And the most fundamental point is this: In light of the existing competition among video programming purveyors, it is much more likely that the marketplace will satisfy consumer demand in the most efficient, least costly manner than some government-directed offering. While the idea that all consumers should be able to purchase only the channels they choose to watch from all MVPDs may have superficial appeal, the notion that such a universal a la carte regime really would benefit consumers is highly suspect.
Numerous previous studies have shown that a government-mandated a la carte regime would not necessarily lower prices for consumers and might well diminish, even substantially, the number of channels available, especially those appealing to minority or specialized tastes. This is only logical. With the unbundling of all channels, the costs for making available certain individual channels would rise as the audience size for particular channels is reduced. Some channels almost certainly never would get off the ground because, absent the opportunity to bundle them with already-popular channels, MVPDs would not risk incurring the costs of carrying a channel with little initial expected audience demand.
In a 2003 study, "Issues Related to Competition and Subscriber Rates in the Cable Television Industry," the GAO concluded that, under an a la carte regime, cable networks could lose advertising revenue, and, as a result, "some subscribers' bills might decline but others might increase."
And in their 2008 Perspectives from FSF Scholars, "Bundles of Joy: The Efficiency and Ubiquity of Bundles in New Technology Markets," Stan Liebowitz and Stephen Margolis explained at length why product bundling generally is efficient and ubiquitous throughout the economy. With respect to cable operators, at the time subject to pressure by then-FCC Chairman Kevin Martin to adopt an a la carte model, Professors Liebowitz and Margolis had this to say: "Customers may naïvely believe that the single channel price will be their bundle price divided by the number of channels in the bundle. Regulators may cynically give them pay-by-stations options. But since customers will be unhappy with the likely result, some regulatory alternative will be found, but no alternative is likely to enhance efficiency."
Again, today's video distribution and programming marketplace is more competitive than ever and, thus, almost certainly responsive to evolving consumer demands. It is foolish to think the government can do a better job of deciding how video programming should be offered than the marketplace.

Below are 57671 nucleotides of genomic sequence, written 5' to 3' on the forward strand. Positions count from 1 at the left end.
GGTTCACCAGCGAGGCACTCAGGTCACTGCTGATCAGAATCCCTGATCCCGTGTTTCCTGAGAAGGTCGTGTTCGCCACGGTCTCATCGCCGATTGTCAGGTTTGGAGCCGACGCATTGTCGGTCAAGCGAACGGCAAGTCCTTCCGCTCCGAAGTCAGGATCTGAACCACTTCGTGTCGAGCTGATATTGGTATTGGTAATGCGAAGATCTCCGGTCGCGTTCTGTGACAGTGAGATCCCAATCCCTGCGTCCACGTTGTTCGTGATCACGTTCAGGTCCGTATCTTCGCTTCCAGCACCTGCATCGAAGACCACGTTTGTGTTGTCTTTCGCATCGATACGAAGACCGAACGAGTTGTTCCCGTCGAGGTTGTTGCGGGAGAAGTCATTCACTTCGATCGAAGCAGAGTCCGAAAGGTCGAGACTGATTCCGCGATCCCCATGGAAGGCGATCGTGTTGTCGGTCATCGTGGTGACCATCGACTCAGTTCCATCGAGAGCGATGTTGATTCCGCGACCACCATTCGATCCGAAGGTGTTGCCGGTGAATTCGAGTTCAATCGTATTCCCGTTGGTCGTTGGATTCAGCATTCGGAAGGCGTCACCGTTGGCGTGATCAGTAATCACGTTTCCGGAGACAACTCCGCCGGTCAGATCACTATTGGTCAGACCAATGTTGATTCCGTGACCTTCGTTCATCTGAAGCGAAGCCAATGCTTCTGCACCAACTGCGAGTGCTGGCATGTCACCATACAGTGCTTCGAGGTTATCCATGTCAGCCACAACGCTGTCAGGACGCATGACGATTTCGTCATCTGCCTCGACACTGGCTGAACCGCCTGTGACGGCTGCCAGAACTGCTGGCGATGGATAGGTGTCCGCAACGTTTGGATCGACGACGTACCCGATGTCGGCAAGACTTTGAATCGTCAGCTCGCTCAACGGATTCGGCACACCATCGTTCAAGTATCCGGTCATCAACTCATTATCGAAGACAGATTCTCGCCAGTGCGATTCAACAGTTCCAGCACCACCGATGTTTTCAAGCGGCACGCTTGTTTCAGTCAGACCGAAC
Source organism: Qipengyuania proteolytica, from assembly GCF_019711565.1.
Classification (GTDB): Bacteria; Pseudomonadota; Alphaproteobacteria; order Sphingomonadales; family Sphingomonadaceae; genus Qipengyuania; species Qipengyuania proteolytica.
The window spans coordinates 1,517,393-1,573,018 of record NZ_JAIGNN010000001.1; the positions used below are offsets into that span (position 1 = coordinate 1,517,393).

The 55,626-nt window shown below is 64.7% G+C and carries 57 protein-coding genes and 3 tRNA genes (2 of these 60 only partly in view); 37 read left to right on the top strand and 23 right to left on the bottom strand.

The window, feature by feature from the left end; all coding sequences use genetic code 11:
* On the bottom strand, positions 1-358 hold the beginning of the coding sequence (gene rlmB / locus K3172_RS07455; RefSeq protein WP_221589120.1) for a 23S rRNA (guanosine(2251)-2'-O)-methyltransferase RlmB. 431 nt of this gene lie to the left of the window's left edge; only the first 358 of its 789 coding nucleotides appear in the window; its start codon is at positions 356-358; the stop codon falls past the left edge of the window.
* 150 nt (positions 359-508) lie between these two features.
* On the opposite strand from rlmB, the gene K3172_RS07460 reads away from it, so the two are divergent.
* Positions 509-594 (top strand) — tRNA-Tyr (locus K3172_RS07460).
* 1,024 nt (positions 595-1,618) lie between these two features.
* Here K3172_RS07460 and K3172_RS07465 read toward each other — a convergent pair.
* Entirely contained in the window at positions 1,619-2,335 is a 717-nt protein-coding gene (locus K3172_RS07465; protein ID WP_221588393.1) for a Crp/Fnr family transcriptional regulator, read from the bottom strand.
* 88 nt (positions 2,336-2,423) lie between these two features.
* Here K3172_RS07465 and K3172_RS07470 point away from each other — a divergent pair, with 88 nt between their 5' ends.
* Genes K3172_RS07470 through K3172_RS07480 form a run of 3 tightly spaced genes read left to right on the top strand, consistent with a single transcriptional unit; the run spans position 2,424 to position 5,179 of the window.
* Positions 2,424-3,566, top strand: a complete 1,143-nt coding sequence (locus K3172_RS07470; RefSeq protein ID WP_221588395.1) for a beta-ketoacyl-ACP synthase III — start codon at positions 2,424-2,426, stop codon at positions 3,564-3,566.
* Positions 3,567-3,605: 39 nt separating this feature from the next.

I should say that I understand that, strictly speaking, Sen. McCain's bill does not impose a government mandate requiring MVPDs to adopt an a la carte model. Rather, the bill would withhold from MVPDs and broadcasters certain regulatory "benefits" absent adoption of an a la carte model. It is in this sense that Sen. McCain says that his bill is "voluntary."
Without engaging in a linguistic debate concerning the definition of "voluntary" in the context of a regime in which the government confers and then threatens to withhold certain benefits absent agreement to adopt a government-preferred course of action, I will grant Sen. McCain this: Due to the remarkable changes in the video marketplace that I have already discussed, it is time to begin examining, on a comprehensive basis, jettisoning many of the outdated legacy regulatory requirements he has identified, such as the network non-duplication, syndicated exclusivity, must-carry and retransmission consent, compulsory copyright, and so forth.
But the existence of such a tangle of legacy requirements in a fast-changing, competitive marketplace should not be a justification for adopting still more government intervention. Rather, I would respectfully urge Sen. McCain to consider it a reason for reducing and eliminating outdated regulations so the free marketplace can be allowed to work.
One final note: Recall my (hypothetical) desire to purchase only the Washington Post Sports page or the Playboy interview (or centerfold). I said at the outset that no one believes the government should – or could – mandate that the Post or Playboy be required to satisfy my desire. Apart from any others, a reason for this is that the First Amendment would prevent such government intervention with respect to the exercise of the publishers' editorial discretion regarding the way they wish to assemble their content into a package. I argued way back in May 2007 in "The Constitution, A La Carte" that any government requirement that has the effect of imposing an a la carte regime on cable operators and other MVPDs likewise should be found to violate their First Amendment rights because it would infringe upon their editorial discretion to package their program content as they wish.
I said then that "a la carte constitutionalism simply won't do." I still believe that to be true, of course, and I hope you do as well.